[X] Olga Kharif, Business Week Online, “Wikimania and The Free Culture Movement”, August 2005

These articles should give you some good background knowledge on Wikipedia and Open Source. Some things you might like to consider while reading are:

1) What are the potentials of open source platforms such as Wikipedia? How does it compare to more traditional works such as Britannica?

2) How does Wikipedia and Open Source fit into the notion of ‘Fee Culture’ and how may we consider Open Source in relation to such things as Copyright Law?

3) How serious are the potential concerns over accuracy and misuse of Wikipedia and other Open Source software? What steps do you think could be taken to overcome these issues?

In relation to this third question you might like to take a quick look at the following article which I was originally going to include:

[X] “Webs Wikipedia to Tighten Editorial Rules”- Yahoo News –Courtesy of Reuters, August 2005.

And its response from the founder, Jimmy Wales, who remarks on the complete inaccuracy of the claims here on Lessig’s Blog:

[X] “Media Madness”, Lawrence Lessig’s Blog, August 6th 2005 Post

Furthermore, in specific relation to Wikipedia itself, you may want to take a look at the following:

[X] Wikipedia itself (Please take note of the different languages available, and Wiki’s sister projects at the bottom of the frontpage).

[X] An example article on Weblogs and how they are defined…..please take a look at the Talk/Discussion Tabs on the page, and see how the individual authors have debated over the definiton. Also look at such things as the History of each article and notice how Wikipedia keeps track of all the changes that are made.

[X] Lessig’s Wiki! Yes that’s right, Lessig has his Wiki edition of CODE AND OTHER LAWS OF CYBERSPACE, which can be edited and updated, obviously with some overseeing by Lessig himself.

[X] You may also like to consider Wikipedia’s potential for reporting on current events such as the “London Bombings”.

Feel free to have a look around Wikipedia and maybe pick out any article that interests you and bring it in for possible discussion. I suggest some funny articles to look at as a starting point on Wikis “Unusual Articles Page”.

And finally, why not have a look at the recent scandal Tama posted about on “Ponderance: "Wikipedia gets Punk'd".

Thursday, August 11, 2005

Critical Evaluation Exercise

Critically evaluate one blog or podcast in terms of its position, contribution and relation to participatory culture and digital communication.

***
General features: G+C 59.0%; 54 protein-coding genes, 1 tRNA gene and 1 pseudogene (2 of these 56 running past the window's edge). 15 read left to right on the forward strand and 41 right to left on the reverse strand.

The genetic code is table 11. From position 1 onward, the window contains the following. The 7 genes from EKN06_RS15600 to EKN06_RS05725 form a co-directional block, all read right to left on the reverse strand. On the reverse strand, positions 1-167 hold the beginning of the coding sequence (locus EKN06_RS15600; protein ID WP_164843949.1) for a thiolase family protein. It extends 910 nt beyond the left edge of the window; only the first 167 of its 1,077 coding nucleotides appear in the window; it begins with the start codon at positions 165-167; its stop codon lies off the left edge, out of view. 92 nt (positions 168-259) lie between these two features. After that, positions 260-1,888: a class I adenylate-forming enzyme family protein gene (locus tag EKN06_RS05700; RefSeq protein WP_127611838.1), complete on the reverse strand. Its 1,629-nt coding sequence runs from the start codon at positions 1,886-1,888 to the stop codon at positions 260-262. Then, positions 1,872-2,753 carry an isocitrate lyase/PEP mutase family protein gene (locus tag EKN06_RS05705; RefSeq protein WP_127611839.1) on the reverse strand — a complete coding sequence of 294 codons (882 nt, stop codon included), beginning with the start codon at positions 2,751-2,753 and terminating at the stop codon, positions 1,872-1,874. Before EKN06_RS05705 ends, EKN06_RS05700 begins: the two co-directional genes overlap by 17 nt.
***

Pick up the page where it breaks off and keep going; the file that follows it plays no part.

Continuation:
WORD LIMIT: 1500 Words.
VALUE: 20% of your overall mark for the course.
DUE IN PRINT: Before 5pm, Thursday 15th September, to be submitted with a cover sheet to the English, Communication & Cultural Studies Office.
DUE ONLINE: Before 9am, Friday 16th September, to be posted to the course blog.

(NB: You must submit in both formats for your Critical Evaluation to be marked).

Below are a list of suggested blogs and podcasts you can choose to evaluate. You may choose your own blog or podcast to evaluate if discussed with and cleared by Tama Leaver before Wednesday, 7th September.

Possible Blogs:
[X] Lessig Blog (Lawrence Lessig & Occasional Visitor's Blog):
[X] New Media Musings (JD Lasica's Blog):
[X] Creative Commons Blog:
[X] Dan Gillmor's Blog:
[X] Darknet Blog:
[X] Smart Mobs (Howard Rheingold et al's Blog):

Possible Podcasts:
[X] The Daily Source Code (Adam Curry's Podcast):
[X] The Gillmor Gang:
[X] The Signal (Serenity Fan Community Podcast):
[X] The Gadget Show (Richard Giles' Podcast):

A Few Hints'n'Tips:
[X] For the larger blogs and podcasts you are not expected to read everything in the blog or listen to all the podcasts. Rather, listen to or read enough to get a good sense of the tone, position and politics of the blog or podcast. Why is it being made? Who's writing/recording it? What is their aim? How does this relate to participatory culture? How is this instance of digital communication both similar to and different to previous media (especially print media or radio)?
[X] Normal citation and plagiarism rules apply. You must cite all sources clearly, not just give URLs. (If citing blogs, be sure to use the specific links to each blog post; the overall link to the blog is not sufficient.) If you are in any way unclear about citation or plagiarism, please see Tama before you submit your assignment!